Background: The infection caused by the SARS-CoV-2 continues affecting millions of people worldwide and vaccines to prevent the coronavirus disease (COVID-19) are considered the most promising approach for curbing the pandemic. Otherwise, cardiovascular and neurological complications associated with the vaccines were speculated and some few case reports were published. Objective(s): We describe a case of postural orthostatic tachycardia syndrome (POTS) after viral vector COVID-19 vaccination and the possible autoimmune process of the syndrome. Method(s): A 35-year-old female, without previous symptoms or comorbidities, developed intermittent palpitation, intense fatigue and dyspnea, compromising her daily activities, triggered by upright position, seven days following the second dose of the Oxford vaccine. Physical examination was normal, except for a heart rate (HR) increase of 33 beats/min from supine to standing position, with no significant change in blood pressure and reproduction of symptoms. Result(s): A 24-hour Holter monitoring revealed episodes of spontaneous sinus tachycardia correlated with palpitation and fatigue. Extensive diagnostic investigations excluded primary cardiac, endocrine, infectious and rheumatologic etiologies. The patient underwent an autonomic function test which demonstrated normal baroreflex sensitivity, as well as normal cardiovagal and adrenergic scores. Head-up tilt test showed persistent orthostatic tachycardia (HR increase from a medium of 84 beats/min in supine position to 126 beats/min during upright tilt), without hypotension, consistent with the diagnostic criteria for POTS. According to the current guidelines, general behavior recommendations, pharmacotherapy with low dose of propranolol associated with the autonomic rehabilitation were oriented. Along three months of follow-up, the patient reported a gradually improvement in her symptoms. Conclusion(s): POTS is a heterogeneous disorder of the autonomic nervous system characterized by orthostatic tachycardia associated with symptoms of orthostatic intolerance. Although the physiopathology of COVID-19 vaccine and autonomic disorders remains speculative, autoimmune response is one of the possible mechanisms. Based on clinic presentation, the time frame of symptom onset is consistent with other well-known post-vaccination syndromes, which may be an indicator of an autoimmune process induced by immunization. Further studies are needed to assess causal relationship between immunization and autonomic dysfunction.Copyright © 2023

4.
Heart Rhythm ; 20(5 Supplement):S673, 2023.
Article in English | EMBASE | ID: covidwho-2323468

ABSTRACT

Background: Persistence of orthostatic tachycardia, palpitations, and fatigue beyond 4 weeks of an acute COVID-19 infection has been termed Post-Acute Sequelae of COVID-19 (PASC) POTS. We have previously reported 6-month outcomes of PASC POTS. Long-term management and outcomes of these patients is unknown. Objective(s): To examine the long-term management and outcomes of PASC POTS patients. Method(s): We conducted a retrospective study of all patients who were diagnosed with POTS at Cardiology, Neurology, and Rehabilitation Post-COVID clinic after a COVID-19 infection between March 1, 2020, and November 1, 2022, at the University of Texas Health San Antonio. We examined COVID history, POTS diagnosis, management, and one-year outcomes of post-COVID POTS patients. Result(s): In 42 patients that were diagnosed with PASC POTS, 33 had a one-year follow-up. 100% were female, 60.6% were Caucasian. Average age was 40.6 + 11 years while the average BMI was 31.9 + 10.4 kg/m2. The most common symptoms were fatigue (87.9%), palpitations (75.7%), brain fog (72.7%), orthostatic tachycardia, exercise intolerance, and dyspnea (70%). The mean heart rate change with 10-minute standing test was 42.68 + 26.73 beats per minute. At 12-months follow-up, the most common symptom was still fatigue (66.7%), palpitations (45.5%), orthostatic tachycardia, and orthostatic intolerance (42.4%). All patients were managed with increased salt and fluid intake, lower compression stockings and rehabilitation. Fifty five percent of patients were treated with Enhanced External Counter Pulsation (EECP), 42% were treated with beta blockers, 18% with fludrocortisone, 15% with midodrine, and 15% with Pyridostigmine. At 1 year follow-up, 33% of patients reported improvement in their symptoms, 33% reported worsening of symptoms, 24% reported stable symptoms, and 9% had resolution. Conclusion(s): PASC POTS patients continue to experience adverse symptoms even at one year. Physical therapy and rehabilitation and pharmacological therapy appear improve symptoms in a minority of patients.Copyright © 2023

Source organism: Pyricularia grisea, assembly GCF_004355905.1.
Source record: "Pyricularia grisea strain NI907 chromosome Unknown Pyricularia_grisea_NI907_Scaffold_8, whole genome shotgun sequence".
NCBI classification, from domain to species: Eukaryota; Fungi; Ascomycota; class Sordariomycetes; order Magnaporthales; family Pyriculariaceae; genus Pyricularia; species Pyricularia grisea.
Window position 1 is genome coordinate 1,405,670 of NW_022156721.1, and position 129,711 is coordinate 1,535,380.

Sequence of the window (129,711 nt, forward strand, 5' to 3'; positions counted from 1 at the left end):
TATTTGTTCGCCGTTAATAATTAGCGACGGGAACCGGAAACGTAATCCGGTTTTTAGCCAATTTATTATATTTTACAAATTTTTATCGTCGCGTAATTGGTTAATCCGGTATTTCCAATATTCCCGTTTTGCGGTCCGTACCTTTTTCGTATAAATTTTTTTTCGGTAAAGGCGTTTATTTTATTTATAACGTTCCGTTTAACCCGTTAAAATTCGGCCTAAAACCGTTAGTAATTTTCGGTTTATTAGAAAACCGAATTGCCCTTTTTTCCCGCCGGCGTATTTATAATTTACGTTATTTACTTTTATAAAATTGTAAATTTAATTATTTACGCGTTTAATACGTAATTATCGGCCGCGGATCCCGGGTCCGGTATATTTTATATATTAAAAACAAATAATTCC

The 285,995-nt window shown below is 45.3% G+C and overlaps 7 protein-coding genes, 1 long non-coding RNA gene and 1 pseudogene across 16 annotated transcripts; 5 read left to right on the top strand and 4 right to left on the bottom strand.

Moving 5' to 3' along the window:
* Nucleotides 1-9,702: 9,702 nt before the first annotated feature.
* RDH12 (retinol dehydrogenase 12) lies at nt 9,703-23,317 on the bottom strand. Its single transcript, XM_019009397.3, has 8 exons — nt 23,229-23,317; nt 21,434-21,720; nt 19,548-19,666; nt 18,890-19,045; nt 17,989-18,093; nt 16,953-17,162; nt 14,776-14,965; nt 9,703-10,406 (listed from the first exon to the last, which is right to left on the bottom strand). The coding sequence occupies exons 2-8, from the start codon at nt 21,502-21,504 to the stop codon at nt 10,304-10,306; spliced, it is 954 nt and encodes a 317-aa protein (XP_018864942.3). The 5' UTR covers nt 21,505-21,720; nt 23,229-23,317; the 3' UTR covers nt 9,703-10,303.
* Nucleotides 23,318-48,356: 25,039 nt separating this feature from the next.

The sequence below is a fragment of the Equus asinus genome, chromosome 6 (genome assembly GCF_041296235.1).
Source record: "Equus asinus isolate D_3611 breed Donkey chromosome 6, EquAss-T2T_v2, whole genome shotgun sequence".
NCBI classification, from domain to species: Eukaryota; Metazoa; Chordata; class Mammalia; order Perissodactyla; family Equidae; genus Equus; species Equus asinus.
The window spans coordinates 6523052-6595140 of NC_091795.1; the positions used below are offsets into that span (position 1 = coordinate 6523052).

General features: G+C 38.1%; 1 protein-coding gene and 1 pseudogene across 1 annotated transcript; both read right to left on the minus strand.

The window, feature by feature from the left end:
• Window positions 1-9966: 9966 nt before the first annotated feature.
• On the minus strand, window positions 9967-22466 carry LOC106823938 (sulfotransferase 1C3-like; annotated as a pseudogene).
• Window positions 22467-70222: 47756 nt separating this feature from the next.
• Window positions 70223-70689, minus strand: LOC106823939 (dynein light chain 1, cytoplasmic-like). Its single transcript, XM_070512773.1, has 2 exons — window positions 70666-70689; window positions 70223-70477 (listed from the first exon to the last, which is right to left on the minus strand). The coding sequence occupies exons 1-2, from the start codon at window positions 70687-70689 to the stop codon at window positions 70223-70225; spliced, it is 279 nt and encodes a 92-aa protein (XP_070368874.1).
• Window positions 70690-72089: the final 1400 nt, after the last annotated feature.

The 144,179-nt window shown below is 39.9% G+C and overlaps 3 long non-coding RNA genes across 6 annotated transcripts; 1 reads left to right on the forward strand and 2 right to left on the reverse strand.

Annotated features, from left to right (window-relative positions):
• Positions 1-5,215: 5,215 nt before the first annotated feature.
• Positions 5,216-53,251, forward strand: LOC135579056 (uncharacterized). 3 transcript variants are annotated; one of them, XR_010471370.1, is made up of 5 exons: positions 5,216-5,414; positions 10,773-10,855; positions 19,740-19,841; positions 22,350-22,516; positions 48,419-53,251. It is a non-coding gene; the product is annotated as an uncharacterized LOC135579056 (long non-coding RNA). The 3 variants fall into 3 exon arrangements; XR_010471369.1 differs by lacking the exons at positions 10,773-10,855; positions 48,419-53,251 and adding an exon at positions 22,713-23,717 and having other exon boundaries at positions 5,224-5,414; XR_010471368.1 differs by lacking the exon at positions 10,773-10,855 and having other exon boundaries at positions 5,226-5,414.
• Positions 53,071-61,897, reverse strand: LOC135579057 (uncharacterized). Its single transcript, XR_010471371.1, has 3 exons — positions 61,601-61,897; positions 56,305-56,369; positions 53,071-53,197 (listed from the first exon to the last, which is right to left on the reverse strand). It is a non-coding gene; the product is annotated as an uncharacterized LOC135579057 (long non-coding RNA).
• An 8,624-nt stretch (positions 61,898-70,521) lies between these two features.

5.
Topics in Antiviral Medicine ; 31(2):283, 2023.
Article in English | EMBASE | ID: covidwho-2320946
6.
Endocrine Practice ; 29(5 Supplement):S104-S105, 2023.
Article in English | EMBASE | ID: covidwho-2320253
7.
Endocrine Practice ; 29(5 Supplement):S102, 2023.
Article in English | EMBASE | ID: covidwho-2319114
8.
Topics in Antiviral Medicine ; 31(2):39, 2023.
Article in English | EMBASE | ID: covidwho-2318098
9.
European Respiratory Journal ; 60(Supplement 66):403, 2022.
Article in English | EMBASE | ID: covidwho-2301028
11.
Journal of Neurology, Neurosurgery and Psychiatry ; 93(9):24, 2022.
Article in English | EMBASE | ID: covidwho-2299498
16.
Thoracic and Cardiovascular Surgeon Conference: 55th Annual Meeting of the German Society for Pediatric Cardiology, DGPK Hamburg Germany ; 71(Supplement 2), 2023.
Article in English | EMBASE | ID: covidwho-2292397
17.
Neuroimmunology Reports ; 2 (no pagination), 2022.
Article in English | EMBASE | ID: covidwho-2290562
18.
International Journal of Cardiology ; 373(Supplement):7, 2023.
Article in English | EMBASE | ID: covidwho-2264112
19.
Iranian Journal of Nuclear Medicine ; 31(1):88-93, 2023.
Article in English | EMBASE | ID: covidwho-2262574